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Self-employed warned a third of government grant may be clawed back

Paloma Kubiak
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Paloma Kubiak

People claiming the government’s Self-employment Income Support Scheme may not realise it’s taxable, and may be forced to pay up to a third back.

Grants under the Self-employment Income Support Scheme (SEISS) are likely to be included in claimants’ 2020/21 self-assessment tax returns.

While many recipients may not realise the grant (up to £2,500 a month) is taxable, the Low Incomes Tax Reform Group (LITRG) warns that a third of the grant may have to be paid back in tax and Class 4 national insurance contributions (NICs) by 31 January 2022 at the latest.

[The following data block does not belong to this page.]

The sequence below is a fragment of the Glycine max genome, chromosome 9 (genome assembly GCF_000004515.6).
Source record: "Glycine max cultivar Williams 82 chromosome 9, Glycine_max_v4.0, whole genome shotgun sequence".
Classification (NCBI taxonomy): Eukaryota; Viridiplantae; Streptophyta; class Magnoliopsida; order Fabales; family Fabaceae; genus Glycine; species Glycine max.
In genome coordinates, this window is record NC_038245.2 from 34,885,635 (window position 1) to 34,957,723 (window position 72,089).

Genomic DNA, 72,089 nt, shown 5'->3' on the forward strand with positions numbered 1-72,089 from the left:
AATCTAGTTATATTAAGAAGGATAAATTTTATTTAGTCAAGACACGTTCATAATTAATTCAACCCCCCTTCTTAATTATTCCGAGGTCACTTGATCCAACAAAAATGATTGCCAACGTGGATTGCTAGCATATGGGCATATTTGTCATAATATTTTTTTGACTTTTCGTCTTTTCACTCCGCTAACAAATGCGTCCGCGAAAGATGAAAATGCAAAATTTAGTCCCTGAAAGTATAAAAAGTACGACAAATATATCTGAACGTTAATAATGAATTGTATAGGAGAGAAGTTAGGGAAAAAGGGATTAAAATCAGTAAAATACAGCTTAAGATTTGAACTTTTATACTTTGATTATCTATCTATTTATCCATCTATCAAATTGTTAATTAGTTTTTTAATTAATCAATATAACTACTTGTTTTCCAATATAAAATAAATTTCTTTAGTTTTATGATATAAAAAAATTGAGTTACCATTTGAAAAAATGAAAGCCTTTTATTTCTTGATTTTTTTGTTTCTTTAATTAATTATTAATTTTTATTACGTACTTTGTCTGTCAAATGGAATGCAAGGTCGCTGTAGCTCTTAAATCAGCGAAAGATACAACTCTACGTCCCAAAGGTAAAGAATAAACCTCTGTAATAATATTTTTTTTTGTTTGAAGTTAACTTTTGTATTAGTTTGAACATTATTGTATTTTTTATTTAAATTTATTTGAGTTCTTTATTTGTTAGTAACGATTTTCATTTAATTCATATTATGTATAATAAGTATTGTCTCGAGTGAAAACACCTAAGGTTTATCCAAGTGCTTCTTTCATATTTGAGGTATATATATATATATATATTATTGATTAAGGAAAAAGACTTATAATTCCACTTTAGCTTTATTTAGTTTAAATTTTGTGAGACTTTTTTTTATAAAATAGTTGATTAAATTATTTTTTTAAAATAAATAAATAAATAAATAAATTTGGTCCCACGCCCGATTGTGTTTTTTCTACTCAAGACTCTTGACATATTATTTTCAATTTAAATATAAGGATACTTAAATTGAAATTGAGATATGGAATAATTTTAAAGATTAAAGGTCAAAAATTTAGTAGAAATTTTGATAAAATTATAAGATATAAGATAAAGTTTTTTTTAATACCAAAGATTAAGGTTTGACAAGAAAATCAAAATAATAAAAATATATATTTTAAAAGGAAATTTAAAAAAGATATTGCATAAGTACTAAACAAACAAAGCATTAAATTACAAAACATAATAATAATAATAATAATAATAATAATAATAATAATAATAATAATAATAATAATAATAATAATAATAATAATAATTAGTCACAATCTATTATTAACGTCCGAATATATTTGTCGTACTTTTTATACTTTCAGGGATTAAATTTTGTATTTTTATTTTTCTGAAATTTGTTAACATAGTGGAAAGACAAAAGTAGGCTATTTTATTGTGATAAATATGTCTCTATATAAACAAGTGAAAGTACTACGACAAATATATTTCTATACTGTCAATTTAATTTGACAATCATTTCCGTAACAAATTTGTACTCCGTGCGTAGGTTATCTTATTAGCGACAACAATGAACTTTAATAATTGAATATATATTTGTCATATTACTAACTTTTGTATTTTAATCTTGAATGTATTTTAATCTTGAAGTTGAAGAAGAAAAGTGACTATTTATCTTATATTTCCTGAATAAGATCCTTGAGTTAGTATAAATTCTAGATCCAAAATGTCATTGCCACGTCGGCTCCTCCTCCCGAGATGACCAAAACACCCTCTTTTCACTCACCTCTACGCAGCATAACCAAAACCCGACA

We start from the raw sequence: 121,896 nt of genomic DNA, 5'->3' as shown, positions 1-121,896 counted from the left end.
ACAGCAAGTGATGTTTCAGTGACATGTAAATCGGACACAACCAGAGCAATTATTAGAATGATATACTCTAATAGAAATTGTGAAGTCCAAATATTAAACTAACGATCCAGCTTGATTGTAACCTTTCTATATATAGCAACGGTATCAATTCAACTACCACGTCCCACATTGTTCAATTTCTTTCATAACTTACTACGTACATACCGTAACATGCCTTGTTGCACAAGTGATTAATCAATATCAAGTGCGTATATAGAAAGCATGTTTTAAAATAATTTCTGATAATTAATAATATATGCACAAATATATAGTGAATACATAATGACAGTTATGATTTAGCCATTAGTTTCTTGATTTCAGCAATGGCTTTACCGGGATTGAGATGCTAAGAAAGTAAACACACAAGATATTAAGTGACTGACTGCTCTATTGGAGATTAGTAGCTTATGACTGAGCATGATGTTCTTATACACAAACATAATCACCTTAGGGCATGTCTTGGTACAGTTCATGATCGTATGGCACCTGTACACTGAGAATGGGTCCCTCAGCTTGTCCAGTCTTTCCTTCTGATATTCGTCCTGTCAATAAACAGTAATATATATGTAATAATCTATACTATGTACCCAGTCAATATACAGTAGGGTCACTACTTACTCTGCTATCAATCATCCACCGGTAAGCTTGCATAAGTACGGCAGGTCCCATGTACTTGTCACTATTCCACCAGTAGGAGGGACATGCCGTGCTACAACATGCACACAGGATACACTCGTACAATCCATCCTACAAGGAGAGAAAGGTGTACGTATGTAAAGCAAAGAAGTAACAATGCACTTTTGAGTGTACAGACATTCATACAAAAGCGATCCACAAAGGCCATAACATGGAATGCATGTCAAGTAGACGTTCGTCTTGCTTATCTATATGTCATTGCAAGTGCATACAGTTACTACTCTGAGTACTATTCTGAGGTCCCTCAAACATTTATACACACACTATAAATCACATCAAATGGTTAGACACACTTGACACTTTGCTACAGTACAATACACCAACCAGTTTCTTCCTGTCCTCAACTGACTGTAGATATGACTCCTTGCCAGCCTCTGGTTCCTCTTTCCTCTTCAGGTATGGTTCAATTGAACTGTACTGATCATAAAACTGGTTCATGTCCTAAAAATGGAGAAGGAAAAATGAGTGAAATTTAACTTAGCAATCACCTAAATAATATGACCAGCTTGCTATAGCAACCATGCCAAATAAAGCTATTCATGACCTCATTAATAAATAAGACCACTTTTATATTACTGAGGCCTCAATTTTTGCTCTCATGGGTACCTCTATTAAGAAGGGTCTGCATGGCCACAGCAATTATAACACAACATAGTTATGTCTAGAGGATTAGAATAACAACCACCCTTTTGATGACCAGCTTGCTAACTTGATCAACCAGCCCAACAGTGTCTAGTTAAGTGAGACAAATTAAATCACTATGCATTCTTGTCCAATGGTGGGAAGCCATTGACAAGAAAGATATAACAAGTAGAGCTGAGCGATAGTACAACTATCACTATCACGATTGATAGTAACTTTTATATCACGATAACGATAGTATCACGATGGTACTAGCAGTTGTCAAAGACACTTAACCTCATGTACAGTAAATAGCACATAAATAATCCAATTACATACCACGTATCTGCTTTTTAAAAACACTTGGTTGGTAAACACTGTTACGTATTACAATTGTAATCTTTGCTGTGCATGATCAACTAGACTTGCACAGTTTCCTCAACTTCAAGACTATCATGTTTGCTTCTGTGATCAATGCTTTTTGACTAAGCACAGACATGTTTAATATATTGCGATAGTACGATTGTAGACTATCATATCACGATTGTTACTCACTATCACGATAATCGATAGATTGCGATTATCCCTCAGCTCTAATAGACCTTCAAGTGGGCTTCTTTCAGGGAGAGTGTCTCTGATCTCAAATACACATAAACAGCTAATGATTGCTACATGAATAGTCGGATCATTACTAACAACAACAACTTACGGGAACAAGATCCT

It added that given the timing of the grants – early in the tax year – people might have to forecast their total taxable profits for 2020/21, so they can estimate the amount of tax and National Insurance due on the grant.

For many, this is likely to be 20% tax and 9% Class 4 National Insurance.

LITRG fears people may assume the amount is free of tax, particularly as it is described by the government as a ‘grant’.

‘Think about budgeting for tax and national insurance’

Victoria Todd, head of LITRG, said: “Many claimants of SEISS grants might, understandably, use the money as soon as they get it, for example, to catch up on liabilities or to meet essential living costs – but they need to think now about budgeting for income tax and National Insurance on it.

“The government has announced recently that a second wave of grants will be paid under the scheme in August 2020. We urge HMRC to do as much as they can to publicise that the grants are chargeable to income tax and National Insurance, to reduce the risk of people being surprised by higher-than-expected 2020/21 tax bills.”